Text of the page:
[Osmf-talk] Contributor Agreement is Dual Licensing

Richard Fairhurst richard at systemeD.net
Wed Dec 16 10:59:23 UTC 2009

80n wrote:

> On Tue, Dec 15, 2009 at 10:36 AM, Frederik Ramm wrote:
>> For me, that is as if you were claiming that it is a creative act of
>> yours when you decide how many spaces you put before the opening <node>
>> tag, or whether you write 49.0014 or 4.90014E+1 - different ways of
>> expressing the same facts. Some of these ways may be better and some
>> worse but that doesn't make them creative in my opinion.
> An interesting test of creativity would be to compare the same area  
> mapped by two different people.  If there is no creativity then the  
> results should be fairly similar.
> I certainly know of mappers who have a distinctive style (Ben in
> Northamptonshire and TimSC in Surrey come readily to mind).

Both (yours and Frederik's) are very interesting viewpoints, and I
suspect there's some truth in both of them.

My reading of US case law - Montgomery v Mason being the most
relevant - suggests that basic street mapping, such as
http://osm.org/go/euwtZuMa, can't be described as creative.

That link (Worcester) is somewhere I mapped, but if you were to take
something of Ben's - say, Towcester, http://osm.org/go/eu4ktUogC- -
and strip out the non-street information, the result is largely the
same. Although I see Ben has more patience for doing little stubs at
the ends of roads than I do!

The same goes for some off-street features, like PROWs and NCN routes.
But for landuse etc. - yes, some creativity might well be involved, as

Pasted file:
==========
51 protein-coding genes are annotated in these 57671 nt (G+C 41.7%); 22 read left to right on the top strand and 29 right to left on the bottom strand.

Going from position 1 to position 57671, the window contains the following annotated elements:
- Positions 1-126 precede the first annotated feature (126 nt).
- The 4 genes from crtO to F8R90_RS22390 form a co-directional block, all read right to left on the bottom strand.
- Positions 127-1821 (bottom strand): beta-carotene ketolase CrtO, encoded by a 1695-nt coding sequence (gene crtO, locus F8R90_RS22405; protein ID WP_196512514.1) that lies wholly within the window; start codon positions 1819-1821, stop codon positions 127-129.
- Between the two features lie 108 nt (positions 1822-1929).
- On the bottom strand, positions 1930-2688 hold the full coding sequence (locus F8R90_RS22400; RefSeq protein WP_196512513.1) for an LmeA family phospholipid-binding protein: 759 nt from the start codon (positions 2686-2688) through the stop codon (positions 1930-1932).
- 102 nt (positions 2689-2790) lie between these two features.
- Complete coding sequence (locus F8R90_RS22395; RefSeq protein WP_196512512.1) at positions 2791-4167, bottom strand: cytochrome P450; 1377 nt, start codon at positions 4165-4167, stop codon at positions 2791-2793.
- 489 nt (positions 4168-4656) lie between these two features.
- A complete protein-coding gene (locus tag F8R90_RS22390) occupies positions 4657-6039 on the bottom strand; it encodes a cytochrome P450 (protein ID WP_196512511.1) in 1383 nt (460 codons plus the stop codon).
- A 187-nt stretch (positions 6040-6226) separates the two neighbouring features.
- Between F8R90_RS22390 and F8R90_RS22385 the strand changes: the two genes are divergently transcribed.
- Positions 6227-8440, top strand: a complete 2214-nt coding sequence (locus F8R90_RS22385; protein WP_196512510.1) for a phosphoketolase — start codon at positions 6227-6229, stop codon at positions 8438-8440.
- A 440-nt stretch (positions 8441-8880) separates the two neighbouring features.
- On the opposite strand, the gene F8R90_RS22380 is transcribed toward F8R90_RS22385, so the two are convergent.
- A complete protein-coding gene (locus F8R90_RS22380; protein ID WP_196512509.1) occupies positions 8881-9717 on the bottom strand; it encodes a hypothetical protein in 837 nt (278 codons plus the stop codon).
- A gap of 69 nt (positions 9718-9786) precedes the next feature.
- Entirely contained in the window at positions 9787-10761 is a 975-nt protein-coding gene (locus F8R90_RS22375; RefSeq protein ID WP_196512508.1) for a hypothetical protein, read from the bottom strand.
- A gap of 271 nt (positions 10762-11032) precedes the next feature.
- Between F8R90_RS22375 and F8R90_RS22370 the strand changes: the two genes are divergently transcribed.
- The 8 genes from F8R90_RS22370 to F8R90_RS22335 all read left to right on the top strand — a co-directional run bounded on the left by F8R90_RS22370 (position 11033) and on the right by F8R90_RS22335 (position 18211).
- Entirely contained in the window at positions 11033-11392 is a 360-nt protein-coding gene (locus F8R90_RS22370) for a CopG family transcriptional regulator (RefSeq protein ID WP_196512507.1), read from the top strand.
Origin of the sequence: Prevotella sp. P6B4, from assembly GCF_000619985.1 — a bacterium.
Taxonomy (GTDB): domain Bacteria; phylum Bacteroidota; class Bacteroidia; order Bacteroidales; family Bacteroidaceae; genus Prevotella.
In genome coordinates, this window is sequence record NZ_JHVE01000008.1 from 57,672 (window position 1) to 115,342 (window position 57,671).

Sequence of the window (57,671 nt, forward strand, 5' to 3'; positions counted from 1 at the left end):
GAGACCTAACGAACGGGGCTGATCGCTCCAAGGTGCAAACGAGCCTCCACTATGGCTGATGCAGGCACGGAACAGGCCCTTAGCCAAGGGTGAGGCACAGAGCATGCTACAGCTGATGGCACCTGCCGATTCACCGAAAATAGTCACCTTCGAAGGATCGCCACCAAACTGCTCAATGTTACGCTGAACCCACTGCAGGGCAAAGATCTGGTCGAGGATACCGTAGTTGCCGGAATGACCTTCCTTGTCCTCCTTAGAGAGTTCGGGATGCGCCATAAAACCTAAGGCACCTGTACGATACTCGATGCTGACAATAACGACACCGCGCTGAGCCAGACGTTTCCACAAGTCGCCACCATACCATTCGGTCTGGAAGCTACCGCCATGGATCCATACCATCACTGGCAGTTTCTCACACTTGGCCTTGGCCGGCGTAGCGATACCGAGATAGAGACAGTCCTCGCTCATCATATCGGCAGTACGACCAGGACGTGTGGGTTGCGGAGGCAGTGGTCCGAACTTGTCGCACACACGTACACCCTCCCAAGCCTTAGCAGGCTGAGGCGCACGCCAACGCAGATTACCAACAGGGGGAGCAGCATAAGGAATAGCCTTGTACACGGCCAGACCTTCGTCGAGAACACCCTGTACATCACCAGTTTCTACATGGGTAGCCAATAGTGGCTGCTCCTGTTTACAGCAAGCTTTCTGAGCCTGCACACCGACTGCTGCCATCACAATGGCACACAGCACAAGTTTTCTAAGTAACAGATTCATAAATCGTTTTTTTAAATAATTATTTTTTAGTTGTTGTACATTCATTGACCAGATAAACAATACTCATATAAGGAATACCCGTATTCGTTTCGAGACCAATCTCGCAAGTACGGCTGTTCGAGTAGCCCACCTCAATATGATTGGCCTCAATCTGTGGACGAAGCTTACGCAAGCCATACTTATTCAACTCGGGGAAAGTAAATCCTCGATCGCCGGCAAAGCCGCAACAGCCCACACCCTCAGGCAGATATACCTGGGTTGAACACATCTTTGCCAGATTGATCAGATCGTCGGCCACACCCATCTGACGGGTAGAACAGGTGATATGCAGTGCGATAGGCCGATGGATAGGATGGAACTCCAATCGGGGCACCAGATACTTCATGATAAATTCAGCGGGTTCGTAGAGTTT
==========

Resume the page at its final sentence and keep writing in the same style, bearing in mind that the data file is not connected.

per your observation about Ben and TimSC. (Again, "different levels of
completeness" need not imply creativity. The fact I can't be bothered
with turning circles isn't a creative decision on my part, it's just
me being lazy.)

With Frederik's point in mind, I suspect some of this is a "thin
copyright". If a consumer post-processes the data, as they inevitably
would to unify it, they may end up ironing out some or indeed of the

But, as ever, it would be an over-simplification to say either "no OSM
data is copyrightable in the US" or "all OSM data is copyrightable in
the US".

The uncopyrightable ("less copyrightable", perhaps) stuff - i.e. basic
street mapping - is the most commercially valuable asset we have right
now. Obviously _we_ know we're building a wonderfully rich dataset,
but paid-for data is still mostly streets - think G-Y-M (G-Y-B?),
satnavs, etc. etc.

Adopting ODbL means we want all our data to be protected even in the
absence of copyright protection. Although I'm personally a PD
advocate, I think ODbL's approach is an honest and consistent position
to take.


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